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Painting by Slava Fokk

“The more I believe my nature comes from my parents, the less open I am to the ruling influences around me. The less the surrounding world is felt to be intimately important to my story. So the coming ecological disaster we worry about has already occurred, and goes on occurring. It takes place in the accounts of ourselves that separate us from the world by attaching us to parentalism,.. The parental fallacy is deadly to individual self-awareness, and it is killing the world.”

“Psychotherapy compounds this fault. Its theory of developmental damage owing to the family actually turns the patient away from everything else that might give comfort and instruction. To what does the soul turn that has no therapists to visit? It takes its trouble to the trees, to the riverbank, to an animal companion, on an aimless walk through the city streets, a long watch of the night sky… We breathe, expand, and let go… The daimon in the heart seems quietly pleased, preferring melancholy to desperation…”

— James Hillman


“All around us the Earth breathes in so many diverse ways… But human beings have the unique capacity to breathe light and love directly into the world, a light that is crucial if our world is going to regenerate and transform…it is the work of humanity to live this light, and so keep this energy flowing into the web of life, where it can heal and transform in hidden ways. Sadly our spiritual focus on individual transformation has forgotten, or censored, this dimension of spiritual practice. We are not taught how our spiritual body is part of the spiritual body of the Earth or how they work together, how our soul and the world soul are connected…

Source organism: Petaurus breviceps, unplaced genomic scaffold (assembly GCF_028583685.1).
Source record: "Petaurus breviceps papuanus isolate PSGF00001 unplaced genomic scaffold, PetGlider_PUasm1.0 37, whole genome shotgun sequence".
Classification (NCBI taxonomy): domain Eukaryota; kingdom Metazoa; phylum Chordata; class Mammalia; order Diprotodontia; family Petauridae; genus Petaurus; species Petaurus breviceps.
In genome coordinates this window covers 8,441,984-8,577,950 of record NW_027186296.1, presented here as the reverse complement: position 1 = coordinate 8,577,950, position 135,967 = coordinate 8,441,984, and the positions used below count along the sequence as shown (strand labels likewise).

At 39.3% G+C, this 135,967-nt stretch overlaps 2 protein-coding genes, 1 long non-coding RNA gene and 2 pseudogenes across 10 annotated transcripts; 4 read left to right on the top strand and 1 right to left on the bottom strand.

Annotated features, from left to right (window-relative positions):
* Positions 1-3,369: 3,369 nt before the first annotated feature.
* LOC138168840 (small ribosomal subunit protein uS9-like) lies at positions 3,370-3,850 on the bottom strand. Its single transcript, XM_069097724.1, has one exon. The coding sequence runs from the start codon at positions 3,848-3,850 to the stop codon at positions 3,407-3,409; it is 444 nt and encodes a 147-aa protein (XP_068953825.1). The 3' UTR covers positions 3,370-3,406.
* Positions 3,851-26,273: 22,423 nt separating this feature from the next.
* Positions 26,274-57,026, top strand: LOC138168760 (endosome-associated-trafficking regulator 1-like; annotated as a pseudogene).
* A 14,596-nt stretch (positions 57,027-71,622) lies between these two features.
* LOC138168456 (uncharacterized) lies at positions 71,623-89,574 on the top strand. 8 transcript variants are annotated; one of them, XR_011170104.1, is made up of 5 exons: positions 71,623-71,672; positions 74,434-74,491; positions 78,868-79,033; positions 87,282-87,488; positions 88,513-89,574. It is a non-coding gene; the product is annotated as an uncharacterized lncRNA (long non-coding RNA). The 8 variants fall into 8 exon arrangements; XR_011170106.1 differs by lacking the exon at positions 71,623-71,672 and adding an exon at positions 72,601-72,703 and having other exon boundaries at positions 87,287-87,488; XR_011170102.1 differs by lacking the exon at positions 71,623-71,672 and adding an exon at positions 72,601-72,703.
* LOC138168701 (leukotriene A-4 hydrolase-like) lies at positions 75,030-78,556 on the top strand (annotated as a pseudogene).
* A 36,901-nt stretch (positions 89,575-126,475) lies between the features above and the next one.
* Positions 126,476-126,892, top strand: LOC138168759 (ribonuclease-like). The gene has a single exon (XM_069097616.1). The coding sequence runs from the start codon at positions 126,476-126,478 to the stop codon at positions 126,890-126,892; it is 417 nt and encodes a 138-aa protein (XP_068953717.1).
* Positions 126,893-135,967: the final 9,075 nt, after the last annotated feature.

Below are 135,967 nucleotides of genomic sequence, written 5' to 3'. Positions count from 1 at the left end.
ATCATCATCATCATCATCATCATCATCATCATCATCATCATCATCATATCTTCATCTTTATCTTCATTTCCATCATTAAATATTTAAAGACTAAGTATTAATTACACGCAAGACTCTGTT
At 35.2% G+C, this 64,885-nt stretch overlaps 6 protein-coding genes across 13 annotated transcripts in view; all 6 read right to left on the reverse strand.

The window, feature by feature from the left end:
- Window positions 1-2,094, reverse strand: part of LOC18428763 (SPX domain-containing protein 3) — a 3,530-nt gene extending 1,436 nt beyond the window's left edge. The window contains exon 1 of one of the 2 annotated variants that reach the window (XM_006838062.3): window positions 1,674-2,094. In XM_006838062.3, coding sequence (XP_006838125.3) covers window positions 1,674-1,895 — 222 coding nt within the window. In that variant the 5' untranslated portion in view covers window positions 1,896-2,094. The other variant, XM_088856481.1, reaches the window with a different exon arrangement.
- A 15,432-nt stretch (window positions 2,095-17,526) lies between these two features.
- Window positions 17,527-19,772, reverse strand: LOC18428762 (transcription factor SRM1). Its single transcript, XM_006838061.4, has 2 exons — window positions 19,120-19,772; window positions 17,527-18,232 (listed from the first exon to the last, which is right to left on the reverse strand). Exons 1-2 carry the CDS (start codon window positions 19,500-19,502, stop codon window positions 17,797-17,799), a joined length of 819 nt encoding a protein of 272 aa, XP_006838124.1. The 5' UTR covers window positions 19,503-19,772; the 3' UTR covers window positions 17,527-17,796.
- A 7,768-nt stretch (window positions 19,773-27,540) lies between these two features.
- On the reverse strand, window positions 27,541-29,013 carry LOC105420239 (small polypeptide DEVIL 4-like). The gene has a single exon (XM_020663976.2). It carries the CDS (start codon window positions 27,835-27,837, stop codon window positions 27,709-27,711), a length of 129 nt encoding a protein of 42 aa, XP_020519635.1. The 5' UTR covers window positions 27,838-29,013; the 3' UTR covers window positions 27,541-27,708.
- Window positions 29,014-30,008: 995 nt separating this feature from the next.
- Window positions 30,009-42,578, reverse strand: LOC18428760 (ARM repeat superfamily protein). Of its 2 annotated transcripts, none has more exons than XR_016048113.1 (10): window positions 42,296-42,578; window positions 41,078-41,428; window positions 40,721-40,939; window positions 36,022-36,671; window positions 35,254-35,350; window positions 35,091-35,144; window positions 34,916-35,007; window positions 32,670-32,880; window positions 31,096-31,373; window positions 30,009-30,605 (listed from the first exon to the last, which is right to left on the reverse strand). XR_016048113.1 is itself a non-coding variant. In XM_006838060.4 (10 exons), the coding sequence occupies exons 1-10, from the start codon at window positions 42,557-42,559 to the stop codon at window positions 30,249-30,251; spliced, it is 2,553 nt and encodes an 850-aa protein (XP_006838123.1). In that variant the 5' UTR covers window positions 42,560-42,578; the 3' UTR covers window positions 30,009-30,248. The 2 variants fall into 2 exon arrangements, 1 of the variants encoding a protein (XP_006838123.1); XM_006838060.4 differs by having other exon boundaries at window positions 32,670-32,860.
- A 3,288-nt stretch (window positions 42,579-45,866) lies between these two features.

— Llewelyn Vaughan-Lee

We take the world for granted. We hardly see that it has birthed and sustained us in a million ways. We imagine ourselves separate from it and fighting against it to survive. The “cruel world” we imagine exists first in our inner world. From there we project it externally, so that our culture is more cruel than it has to be. The saying “the world doesn’t owe you anything“ obscures what the world is constantly giving you.

Believing we are separate, we become separated from the learning and consolation life is extending to us daily. It’s a vicious cycle we don’t notice because we’re looking in the wrong direction. We also try to avoid what we regard as negative experiences, which are the main ways we learn.

Help doesn’t necessarily come in a pleasant form. It can be shocking and painful sometimes. Living “happily ever after” doesn’t mean you’ll never have another lesson to learn. We are unfinished beings. Except for our technology, our civilization is primitive. We nurture a very small vision of who we are and our place in the family of beings. We have made ourselves into orphans.

That’s the water we try to swim in. It takes a long time to notice how we put obstacles in our own way, making our path more difficult than it has to be. Those values absorbed from the world around us become our tripwires.

Even hearing a mystic talking about the unity of all things is healing. Even if you can’t quite see it, just imagining it is a relief from the low grade torture of separation and isolation we endure on a daily basis. It’s akin to the religious belief that God sees you and cares what happens to you. Projecting a protective parental image is childish perhaps, but we can’t live very happily as castaways.

Our culture needs to deepen its vision of the spiritual dimensions of existence. Tinkering around the edges by reforming our politics, business and education, as important as that is, is only a tentative first step if we still have a small vision.

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